Does Your Advisor Use Tax-Efficient Asset Location?

Asset location refers to where assets are invested across taxable (individual or joint brokerage), tax-deferred (traditional IRA, 401(k), etc.), and tax-free accounts (Roth IRA, 401(k), etc.).

In general, asset location decisions come down to the asset’s expected return and tax efficiency.

Figure IV provides a framework for making high-level asset location decisions. However, the optimal location and precise value-add depend on the investor’s financial profile, current and future tax laws, and tax characteristics of the asset classes in their portfolio (Daryanani and Cordaro, 2005)[vi].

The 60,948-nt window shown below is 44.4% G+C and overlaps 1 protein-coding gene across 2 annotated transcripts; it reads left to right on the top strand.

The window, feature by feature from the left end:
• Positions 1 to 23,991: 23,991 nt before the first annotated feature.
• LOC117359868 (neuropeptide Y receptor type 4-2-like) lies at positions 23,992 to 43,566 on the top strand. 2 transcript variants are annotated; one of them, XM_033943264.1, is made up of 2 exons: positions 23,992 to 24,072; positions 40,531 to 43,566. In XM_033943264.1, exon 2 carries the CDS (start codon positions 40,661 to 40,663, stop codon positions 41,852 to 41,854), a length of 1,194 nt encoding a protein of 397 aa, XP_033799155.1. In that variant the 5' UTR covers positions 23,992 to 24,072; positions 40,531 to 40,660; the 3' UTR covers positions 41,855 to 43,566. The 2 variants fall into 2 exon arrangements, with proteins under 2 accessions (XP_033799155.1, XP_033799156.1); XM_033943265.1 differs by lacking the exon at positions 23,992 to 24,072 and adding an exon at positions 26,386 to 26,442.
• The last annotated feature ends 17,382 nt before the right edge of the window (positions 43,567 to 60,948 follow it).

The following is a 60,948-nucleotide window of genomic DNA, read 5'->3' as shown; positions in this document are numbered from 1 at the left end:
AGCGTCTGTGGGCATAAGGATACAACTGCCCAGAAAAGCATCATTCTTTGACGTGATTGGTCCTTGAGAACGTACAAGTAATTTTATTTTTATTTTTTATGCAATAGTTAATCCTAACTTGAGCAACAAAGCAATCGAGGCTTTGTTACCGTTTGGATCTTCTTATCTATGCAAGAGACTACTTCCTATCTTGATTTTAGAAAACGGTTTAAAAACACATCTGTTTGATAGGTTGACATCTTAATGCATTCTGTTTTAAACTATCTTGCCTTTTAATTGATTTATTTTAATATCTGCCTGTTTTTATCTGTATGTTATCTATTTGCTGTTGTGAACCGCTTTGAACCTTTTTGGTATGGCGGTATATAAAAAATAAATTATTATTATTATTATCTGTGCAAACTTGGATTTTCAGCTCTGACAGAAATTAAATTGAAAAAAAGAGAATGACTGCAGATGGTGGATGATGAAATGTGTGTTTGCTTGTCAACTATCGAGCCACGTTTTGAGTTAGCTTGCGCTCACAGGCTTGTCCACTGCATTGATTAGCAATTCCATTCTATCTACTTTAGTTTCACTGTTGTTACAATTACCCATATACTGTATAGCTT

Figure IV – Asset Location Framework

Arrows showing tax efficiency location recommendations for assets

Source: Kitces Report[vii], March/April 2014

Evaluating Advisors with Asset Location

The value of asset location varies by investor, but some degree of value is achievable by nearly everyone. The simplicity of attaining this added value makes failed implementation a major red flag.

Review advisor or self-managed portfolios to evaluate if investments are located to optimize tax efficiency and timeline for using funds.

Does Your Advisor Recommend Withdrawal Strategies

Withdrawal order refers to the order an investor withdraws from taxable, tax-deferred, and tax-free investment accounts to fund spending needs. Withdrawals from each account type are taxed differently and dictate the amount of tax paid over the investor’s lifetime.